Canada: Quebec Sovereigntists' Motion to Cut Ties With British Monarchy Fails

On Wednesday, lawmakers rejected a motion by the Bloc Québécois party to end Canada's relationship with the British monarchy following the death of Queen Elizabeth II and the accession of King Charles III, now the ceremonial "head of state" of the North American country.

Canada: Quebec Sovereigntists' Motion to Cut Ties With British Monarchy Fails
Image credit: Markus Spiske / Unsplash

Facts

  • On Wednesday, lawmakers rejected a motion by the Bloc Québécois party to end Canada's relationship with the British monarchy following the death of Queen Elizabeth II and the accession of King Charles III, now the ceremonial "head of state" of the North American country.
  • Although the constitutional monarchy serves a largely symbolic role in the Canadian system as the country's government is entirely autonomous, the beginning of the new monarch's reign this year has renewed debate about the sovereignty of nations in the Commonwealth.
  • The calls to remove the monarch as head of state come as, in a recent swearing-in session in Quebec's provincial legislature, 14 newly-elected politicians refused to recite the oath of allegiance to Charles III — something required by law to become part of the official body.
  • Yves-François Blanchet, the Bloc party's leader, tabled the motion on Tuesday. "It's archaic," Blanchet told Canadian politicians of UK royalty's ongoing role, "It's almost archeological."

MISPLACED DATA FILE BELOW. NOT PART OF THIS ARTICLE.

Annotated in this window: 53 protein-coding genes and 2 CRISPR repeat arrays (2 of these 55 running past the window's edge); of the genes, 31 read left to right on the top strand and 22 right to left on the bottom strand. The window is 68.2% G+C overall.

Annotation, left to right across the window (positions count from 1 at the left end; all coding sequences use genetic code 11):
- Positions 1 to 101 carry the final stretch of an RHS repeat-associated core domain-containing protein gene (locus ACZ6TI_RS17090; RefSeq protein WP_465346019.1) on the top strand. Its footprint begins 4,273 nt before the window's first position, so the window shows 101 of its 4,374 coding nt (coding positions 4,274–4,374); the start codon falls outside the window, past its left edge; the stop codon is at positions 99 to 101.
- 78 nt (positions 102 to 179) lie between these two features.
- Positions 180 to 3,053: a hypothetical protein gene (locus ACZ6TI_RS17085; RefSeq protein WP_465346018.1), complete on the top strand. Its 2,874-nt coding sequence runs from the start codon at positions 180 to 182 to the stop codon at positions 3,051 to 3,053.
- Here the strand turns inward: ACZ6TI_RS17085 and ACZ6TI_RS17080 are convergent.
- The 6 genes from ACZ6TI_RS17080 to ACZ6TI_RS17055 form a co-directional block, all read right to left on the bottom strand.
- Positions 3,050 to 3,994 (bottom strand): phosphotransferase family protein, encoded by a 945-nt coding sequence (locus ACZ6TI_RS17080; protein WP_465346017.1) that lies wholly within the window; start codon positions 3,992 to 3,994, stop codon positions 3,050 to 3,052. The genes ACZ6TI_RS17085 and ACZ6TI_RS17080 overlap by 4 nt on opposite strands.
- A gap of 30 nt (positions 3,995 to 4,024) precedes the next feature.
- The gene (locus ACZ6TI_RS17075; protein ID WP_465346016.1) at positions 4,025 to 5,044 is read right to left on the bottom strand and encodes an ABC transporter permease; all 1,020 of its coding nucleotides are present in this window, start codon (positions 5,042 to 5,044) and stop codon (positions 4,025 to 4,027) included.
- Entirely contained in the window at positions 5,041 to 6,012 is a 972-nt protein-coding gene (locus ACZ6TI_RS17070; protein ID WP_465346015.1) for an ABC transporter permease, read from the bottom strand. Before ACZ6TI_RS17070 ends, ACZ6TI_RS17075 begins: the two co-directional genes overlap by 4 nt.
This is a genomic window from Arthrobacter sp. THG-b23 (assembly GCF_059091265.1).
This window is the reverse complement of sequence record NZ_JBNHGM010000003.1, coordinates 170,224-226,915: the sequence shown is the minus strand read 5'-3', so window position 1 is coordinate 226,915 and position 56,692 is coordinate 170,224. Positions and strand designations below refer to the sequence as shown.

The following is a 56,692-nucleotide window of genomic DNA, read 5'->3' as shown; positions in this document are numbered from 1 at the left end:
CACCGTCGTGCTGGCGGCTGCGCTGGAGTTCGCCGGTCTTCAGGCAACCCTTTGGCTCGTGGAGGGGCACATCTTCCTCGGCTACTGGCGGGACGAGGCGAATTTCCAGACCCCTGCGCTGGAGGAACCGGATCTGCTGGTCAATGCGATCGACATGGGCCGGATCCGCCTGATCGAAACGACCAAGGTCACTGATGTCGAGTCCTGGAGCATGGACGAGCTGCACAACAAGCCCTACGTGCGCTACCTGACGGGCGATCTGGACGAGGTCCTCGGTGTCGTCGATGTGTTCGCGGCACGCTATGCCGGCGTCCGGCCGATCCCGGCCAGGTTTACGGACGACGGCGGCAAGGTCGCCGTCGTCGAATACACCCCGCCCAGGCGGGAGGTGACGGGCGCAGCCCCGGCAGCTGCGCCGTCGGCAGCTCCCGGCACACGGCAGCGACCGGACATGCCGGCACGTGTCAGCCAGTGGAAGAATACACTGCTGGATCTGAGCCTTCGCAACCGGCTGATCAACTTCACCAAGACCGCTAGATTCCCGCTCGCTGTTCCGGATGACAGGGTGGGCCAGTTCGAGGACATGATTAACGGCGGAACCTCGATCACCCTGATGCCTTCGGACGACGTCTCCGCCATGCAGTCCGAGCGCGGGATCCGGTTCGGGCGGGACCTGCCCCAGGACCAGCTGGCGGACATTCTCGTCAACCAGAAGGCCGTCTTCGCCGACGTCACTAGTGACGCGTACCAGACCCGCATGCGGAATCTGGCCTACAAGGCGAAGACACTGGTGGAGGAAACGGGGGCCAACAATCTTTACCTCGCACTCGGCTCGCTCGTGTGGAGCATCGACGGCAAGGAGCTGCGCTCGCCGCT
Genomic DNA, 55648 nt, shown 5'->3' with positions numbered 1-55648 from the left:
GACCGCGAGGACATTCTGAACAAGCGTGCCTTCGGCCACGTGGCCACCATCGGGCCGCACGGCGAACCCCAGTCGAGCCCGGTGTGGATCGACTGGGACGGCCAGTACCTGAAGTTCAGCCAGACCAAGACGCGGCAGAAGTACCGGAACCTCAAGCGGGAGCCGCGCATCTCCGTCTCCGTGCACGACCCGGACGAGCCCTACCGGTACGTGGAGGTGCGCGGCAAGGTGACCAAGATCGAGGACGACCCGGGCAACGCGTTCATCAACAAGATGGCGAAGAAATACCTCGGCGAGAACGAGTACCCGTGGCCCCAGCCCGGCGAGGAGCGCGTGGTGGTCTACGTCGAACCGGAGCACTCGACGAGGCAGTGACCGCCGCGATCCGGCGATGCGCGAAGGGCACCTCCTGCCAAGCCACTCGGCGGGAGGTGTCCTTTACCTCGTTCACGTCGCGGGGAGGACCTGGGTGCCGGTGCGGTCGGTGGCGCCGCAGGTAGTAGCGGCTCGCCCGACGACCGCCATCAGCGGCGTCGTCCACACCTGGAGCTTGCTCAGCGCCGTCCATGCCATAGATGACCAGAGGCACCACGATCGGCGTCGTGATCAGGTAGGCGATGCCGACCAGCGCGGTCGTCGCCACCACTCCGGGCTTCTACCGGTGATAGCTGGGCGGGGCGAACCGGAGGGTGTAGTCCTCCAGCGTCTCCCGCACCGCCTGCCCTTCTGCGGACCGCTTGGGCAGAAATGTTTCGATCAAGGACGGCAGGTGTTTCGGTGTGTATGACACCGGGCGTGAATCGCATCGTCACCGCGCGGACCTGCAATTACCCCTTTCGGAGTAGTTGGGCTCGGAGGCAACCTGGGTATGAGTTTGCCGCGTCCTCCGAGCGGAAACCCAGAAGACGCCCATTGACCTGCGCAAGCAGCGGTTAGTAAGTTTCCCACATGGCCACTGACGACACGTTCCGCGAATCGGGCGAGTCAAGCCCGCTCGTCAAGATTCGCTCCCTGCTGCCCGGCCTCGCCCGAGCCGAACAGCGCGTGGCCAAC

• Although Canada is split on its relationship with British royalty, many Quebecers support provincial republicanism over constitutional monarchy. Despite two referendums that saw Quebecers reject independence, many have continued to push to distinguish the region from English Canada.
  • To cut ties with British royalty, Canada would need to amend the constitution, which would require the support of all 10 provincial legislatures and both houses of parliament. Canada was colonized by Britain in the late 1500s and continued to be part of its empire until 40 years ago.

Sources: Independent, BBC News, Guardian, Yahoo! News, and Reuters.

Narratives

  • Left narrative, as provided by The Guardian. Blanchet's motion is evidence of the weakness of the Commonwealth in the wake of Queen Elizabeth II's death. The constitutional restraints imposed on British monarchs mean the institution is perpetually antiquated and that Charles III is unable to move politics in a progressive direction in the UK, let alone abroad. Dissolution is now lapping against the shores of the UK.
  • Right narrative, as provided by The Telegraph. The accession of Charles III is an opportunity to further strengthen the commonwealth. This international union has the opportunity to redefine itself and carve out new purposes by appointing professionals to help members deal with domestic problems and by turning itself into an economic entity. Leadership from the UK can facilitate the development of the Commonwealth into an enforcer of a rules-based international system — something crucially needed in an era of authoritarian regimes ambitious to expand.

Predictions